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Ken Herock, right, speaks to Auburn punter Kody Bliss, center, and South Florida linebacker Stephen Nicholas during his NFL combine prep class.
Ken Herock, right, speaks to Auburn punter Kody Bliss, center, and South Florida linebacker Stephen Nicholas during his NFL combine prep class. (By Erik S. Lesser For The Washington Post)

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By Les Carpenter
Washington Post Staff Writer
Thursday, February 22, 2007

DULUTH, Ga., Feb. 21 -- In a conference room of a La Quinta Inn not far from Interstate 85, there operates an NFL draft preparatory course so unique that no one has been able to duplicate it. The course runs just one session, for eight hours of one day, and unlike all other draft preparations there will be no sprints or weightlifting, nor will a football ever be thrown.

There won't even be a written test.

Rather, to those who attend it, the eight-hour session might best be described as a football charm school in which players learn the best salutations, are told how to wear their shirts and discover the art of writing thank-you notes to coaches for interviews at the NFL's annual draft combine, which begins in earnest today in Indianapolis. All of it is learned with a few gentle nudges from the instructor.

"Hello, Mr. Gruden, it's nice to meet you," former University of South Florida linebacker Stephen Nicholas said enthusiastically in a mock introduction to Tampa Bay Buccaneers Coach Jon Gruden.

" Coach Gruden!" thundered Ken Herock, a onetime NFL executive who is the course's inventor and lone instructor.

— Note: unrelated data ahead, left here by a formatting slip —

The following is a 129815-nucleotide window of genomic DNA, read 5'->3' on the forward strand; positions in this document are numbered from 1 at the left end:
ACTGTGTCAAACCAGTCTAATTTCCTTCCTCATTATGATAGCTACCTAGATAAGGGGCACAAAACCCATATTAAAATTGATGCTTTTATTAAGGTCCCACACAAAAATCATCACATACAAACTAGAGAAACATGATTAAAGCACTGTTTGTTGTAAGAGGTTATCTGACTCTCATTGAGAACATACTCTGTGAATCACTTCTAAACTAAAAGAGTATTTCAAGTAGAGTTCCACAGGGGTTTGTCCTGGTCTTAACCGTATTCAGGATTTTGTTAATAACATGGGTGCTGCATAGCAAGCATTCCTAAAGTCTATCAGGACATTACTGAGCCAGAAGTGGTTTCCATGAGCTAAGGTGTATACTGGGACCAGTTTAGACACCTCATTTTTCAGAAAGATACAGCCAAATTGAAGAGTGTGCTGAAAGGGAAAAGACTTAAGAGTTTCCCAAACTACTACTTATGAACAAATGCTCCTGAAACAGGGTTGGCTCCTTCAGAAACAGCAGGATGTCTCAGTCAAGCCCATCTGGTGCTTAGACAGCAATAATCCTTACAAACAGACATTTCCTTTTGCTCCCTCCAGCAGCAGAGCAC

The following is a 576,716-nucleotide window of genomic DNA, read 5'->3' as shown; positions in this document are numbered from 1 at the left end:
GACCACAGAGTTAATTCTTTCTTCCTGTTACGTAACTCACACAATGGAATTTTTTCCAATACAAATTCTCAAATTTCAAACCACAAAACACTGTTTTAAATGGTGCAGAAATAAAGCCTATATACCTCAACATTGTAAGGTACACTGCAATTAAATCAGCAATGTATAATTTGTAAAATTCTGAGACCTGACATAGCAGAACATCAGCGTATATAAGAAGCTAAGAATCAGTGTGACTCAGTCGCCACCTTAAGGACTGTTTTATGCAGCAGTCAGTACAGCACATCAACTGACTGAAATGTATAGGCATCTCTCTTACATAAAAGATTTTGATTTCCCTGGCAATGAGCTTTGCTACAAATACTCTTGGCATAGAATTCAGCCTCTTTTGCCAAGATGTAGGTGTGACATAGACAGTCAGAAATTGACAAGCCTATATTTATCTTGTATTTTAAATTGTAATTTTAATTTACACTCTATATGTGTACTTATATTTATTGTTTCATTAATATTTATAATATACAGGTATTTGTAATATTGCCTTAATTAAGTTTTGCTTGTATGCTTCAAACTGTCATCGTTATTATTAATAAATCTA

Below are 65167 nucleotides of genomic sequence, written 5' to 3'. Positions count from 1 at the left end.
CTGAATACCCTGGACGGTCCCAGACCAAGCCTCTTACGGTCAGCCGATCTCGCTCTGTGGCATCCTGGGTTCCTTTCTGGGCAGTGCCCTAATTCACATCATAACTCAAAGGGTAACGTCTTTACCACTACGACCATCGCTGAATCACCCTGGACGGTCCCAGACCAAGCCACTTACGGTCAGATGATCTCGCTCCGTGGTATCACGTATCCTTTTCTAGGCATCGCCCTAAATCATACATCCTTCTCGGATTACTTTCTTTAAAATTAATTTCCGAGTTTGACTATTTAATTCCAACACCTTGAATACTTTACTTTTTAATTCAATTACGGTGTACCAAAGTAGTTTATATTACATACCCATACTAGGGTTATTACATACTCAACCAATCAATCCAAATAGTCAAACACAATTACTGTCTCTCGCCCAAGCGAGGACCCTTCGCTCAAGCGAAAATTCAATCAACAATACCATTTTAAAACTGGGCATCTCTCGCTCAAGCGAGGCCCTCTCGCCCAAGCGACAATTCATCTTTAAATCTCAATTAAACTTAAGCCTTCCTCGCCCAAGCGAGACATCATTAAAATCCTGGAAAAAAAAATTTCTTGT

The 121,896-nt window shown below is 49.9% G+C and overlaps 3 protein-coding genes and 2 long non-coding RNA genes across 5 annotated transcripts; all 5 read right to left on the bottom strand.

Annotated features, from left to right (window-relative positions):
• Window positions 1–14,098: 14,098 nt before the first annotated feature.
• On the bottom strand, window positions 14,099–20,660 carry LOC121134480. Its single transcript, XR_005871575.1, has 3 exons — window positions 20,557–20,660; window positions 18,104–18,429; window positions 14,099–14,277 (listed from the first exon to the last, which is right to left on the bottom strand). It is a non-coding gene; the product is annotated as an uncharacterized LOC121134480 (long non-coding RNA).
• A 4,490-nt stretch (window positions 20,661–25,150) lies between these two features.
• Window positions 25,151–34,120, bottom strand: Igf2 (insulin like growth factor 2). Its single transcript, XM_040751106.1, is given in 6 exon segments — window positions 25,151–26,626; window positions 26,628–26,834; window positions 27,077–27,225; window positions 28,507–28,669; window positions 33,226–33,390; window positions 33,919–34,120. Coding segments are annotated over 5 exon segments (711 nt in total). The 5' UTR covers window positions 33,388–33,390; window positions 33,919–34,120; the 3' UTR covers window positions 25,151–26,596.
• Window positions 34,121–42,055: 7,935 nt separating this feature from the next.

Nicholas flinched.

"Um, hello, Coach Gruden, it's nice to meet you," he said.

It may seem to be a small thing, but names and titles can be worth thousands of dollars in today's NFL. "Those coaches like to hear their names," Herock reminded the three players gathered in the conference room on this day. "Don't just call them 'Sir.' "

In a league climate where, more than ever, a player's time in handcuffs matters more than his time in a shuttle drill, character will have an impact on the draft, which this year will be held April 28-29. Teams can't afford to make mistakes at the combine, which runs through Tuesday and gives teams the chance to evaluate college players. With many first impressions being made at the combine as teams interview prospects in the evening after workouts, the right walk, answer or handshake could send a candidate zooming up the draft board in a coach's mind.

For the past six years, Herock has made the 50-mile drive from his home to the La Quinta to sit in this room two or three days a week from December through February, preparing giant men to dazzle grizzled old football coaches. Sometimes, at the request of an agent, he travels to do the same thing in a different motel in Phoenix or Newark or Fort Lauderdale, Fla. But the lesson plan almost always is the same: a couple hours of group preparation on what to expect from teams at the combine, and several more hours of personal instruction with a video camera and lists of nearly every conceivable question a player will be asked.

"The most surprising thing was how much I had to sell myself," Jemalle Cornelius, a wide receiver from the University of Florida, said after a recent session. "I came off with a little bit of a swagger. That was uncomfortable. I try to speak modestly about myself."

But the players in the room listen. They do this partly because Herock, a former tight end for Oakland, Cincinnati and New England, has a presence, even at 65 years old, with white hair and a black sports jacket over a black sweater. His voice booms. But he also was a player personnel director or executive for four NFL teams -- Oakland, Tampa Bay, Atlanta and Green Bay -- for close to 30 years before retiring in 2001. It also doesn't hurt that he ran the first combine, in 1982 in Tampa.


CONTINUED     1           >

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